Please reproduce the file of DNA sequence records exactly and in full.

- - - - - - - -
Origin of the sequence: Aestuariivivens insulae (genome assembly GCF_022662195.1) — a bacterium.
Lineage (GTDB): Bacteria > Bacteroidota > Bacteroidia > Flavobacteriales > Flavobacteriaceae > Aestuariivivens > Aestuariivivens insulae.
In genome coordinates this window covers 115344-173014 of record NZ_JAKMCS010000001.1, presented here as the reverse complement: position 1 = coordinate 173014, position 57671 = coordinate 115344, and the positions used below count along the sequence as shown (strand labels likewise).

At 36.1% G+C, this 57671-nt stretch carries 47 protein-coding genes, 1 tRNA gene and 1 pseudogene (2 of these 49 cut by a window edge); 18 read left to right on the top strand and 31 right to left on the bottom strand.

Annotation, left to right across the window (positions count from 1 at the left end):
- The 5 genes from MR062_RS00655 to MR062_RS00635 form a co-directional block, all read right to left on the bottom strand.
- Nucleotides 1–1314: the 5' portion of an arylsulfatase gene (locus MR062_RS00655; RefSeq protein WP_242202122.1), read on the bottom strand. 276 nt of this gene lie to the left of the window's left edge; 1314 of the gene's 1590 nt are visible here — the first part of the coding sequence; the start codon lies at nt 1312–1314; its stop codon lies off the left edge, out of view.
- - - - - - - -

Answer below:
Origin of the sequence: Aestuariivivens insulae (genome assembly GCF_022662195.1) — a bacterium.
Lineage (GTDB): Bacteria > Bacteroidota > Bacteroidia > Flavobacteriales > Flavobacteriaceae > Aestuariivivens > Aestuariivivens insulae.
In genome coordinates this window covers 115344-173014 of record NZ_JAKMCS010000001.1, presented here as the reverse complement: position 1 = coordinate 173014, position 57671 = coordinate 115344, and the positions used below count along the sequence as shown (strand labels likewise).

At 36.1% G+C, this 57671-nt stretch carries 47 protein-coding genes, 1 tRNA gene and 1 pseudogene (2 of these 49 cut by a window edge); 18 read left to right on the top strand and 31 right to left on the bottom strand.

Annotation, left to right across the window (positions count from 1 at the left end):
- The 5 genes from MR062_RS00655 to MR062_RS00635 form a co-directional block, all read right to left on the bottom strand.
- Nucleotides 1–1314: the 5' portion of an arylsulfatase gene (locus MR062_RS00655; RefSeq protein WP_242202122.1), read on the bottom strand. 276 nt of this gene lie to the left of the window's left edge; 1314 of the gene's 1590 nt are visible here — the first part of the coding sequence; the start codon lies at nt 1312–1314; its stop codon lies off the left edge, out of view.